The surprise of the 1997 shortlist is not that all four nominees are women - that might have been expected after the press reaction to last year's all-male lineup - but the choice of artists: Cornelia Parker, Angela Bulloch, Gillian Wearing, and Christine Borland. None is yet a household name and though all four have persuasive credentials, other names were more widely touted for consideration by this year's judges. For example, both Sarah Lucas and Tracey Emin enjoyed full-scale exposure and considerable acclaim, within the allotted time-span. And this year people are upset that there is no painter among the four, as though putting paint to canvas is somehow an inherently more serious, more salutary way of making art than object-based installation or video. Nonetheless, it is true that not one of the excellent British painters shortlisted in recent years - from Fiona Rae and Gary Hume to Peter Doig and Ian Davenport - has been given the prize money (a hefty [pounds]20,000).
The judges this year represent quite a cross-section - from curators and writers to editors and collectors. There is the young Penelope Curtis of the Henry Moore Institute, Leeds, who specializes in twentieth-century sculpture and cut her teeth working for the Liverpool Tate Gallery; the American-born Marina Vaizey, writer and onetime art critic of the Sunday Times; Jack Wendler, another American-born British resident, a veteran collector and publisher of Art Monthly and the panel representative of the Patrons of New Art; Lars Nittve, the highly regarded director of the Louisiana Museum in Copenhagen, this year's panelist from abroad; and Nicholas Serota, who as director of the Tate is chairman of the jury.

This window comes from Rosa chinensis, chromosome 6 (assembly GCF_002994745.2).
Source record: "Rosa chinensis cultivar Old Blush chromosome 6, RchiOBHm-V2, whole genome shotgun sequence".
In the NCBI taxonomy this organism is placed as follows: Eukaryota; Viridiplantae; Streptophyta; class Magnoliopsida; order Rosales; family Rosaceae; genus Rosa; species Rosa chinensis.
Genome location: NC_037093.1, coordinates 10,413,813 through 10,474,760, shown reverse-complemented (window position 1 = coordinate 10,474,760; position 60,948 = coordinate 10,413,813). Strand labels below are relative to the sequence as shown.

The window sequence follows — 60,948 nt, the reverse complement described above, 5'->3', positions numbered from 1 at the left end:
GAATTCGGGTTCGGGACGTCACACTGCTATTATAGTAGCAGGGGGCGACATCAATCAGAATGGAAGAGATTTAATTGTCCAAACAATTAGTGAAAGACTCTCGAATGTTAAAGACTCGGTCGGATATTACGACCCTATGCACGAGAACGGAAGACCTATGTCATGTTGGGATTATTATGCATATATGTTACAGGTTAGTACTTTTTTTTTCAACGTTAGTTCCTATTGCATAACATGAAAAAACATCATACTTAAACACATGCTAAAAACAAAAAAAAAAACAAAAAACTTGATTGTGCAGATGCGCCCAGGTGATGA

My own preference at the moment is for Gillian Wearing's tragicomic videos and photographs revealing the restless underbelly of suburban living, the plangent need of "ordinary" people - nearly all of them, of course, extraordinary - to confess their anxiety and courage, all conveyed with simplicity and wit.
An associate editor at The Burlington Magazine, Richard Shone recently authored the main catalogue essay for "Sensations," a show of works from the Saatchi Collection opening this month at the Royal Academy of Arts.
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|Title Annotation:||Turner's prize given by Tate Gallery's Patrons of New Art|
|Date:||Sep 1, 1997|
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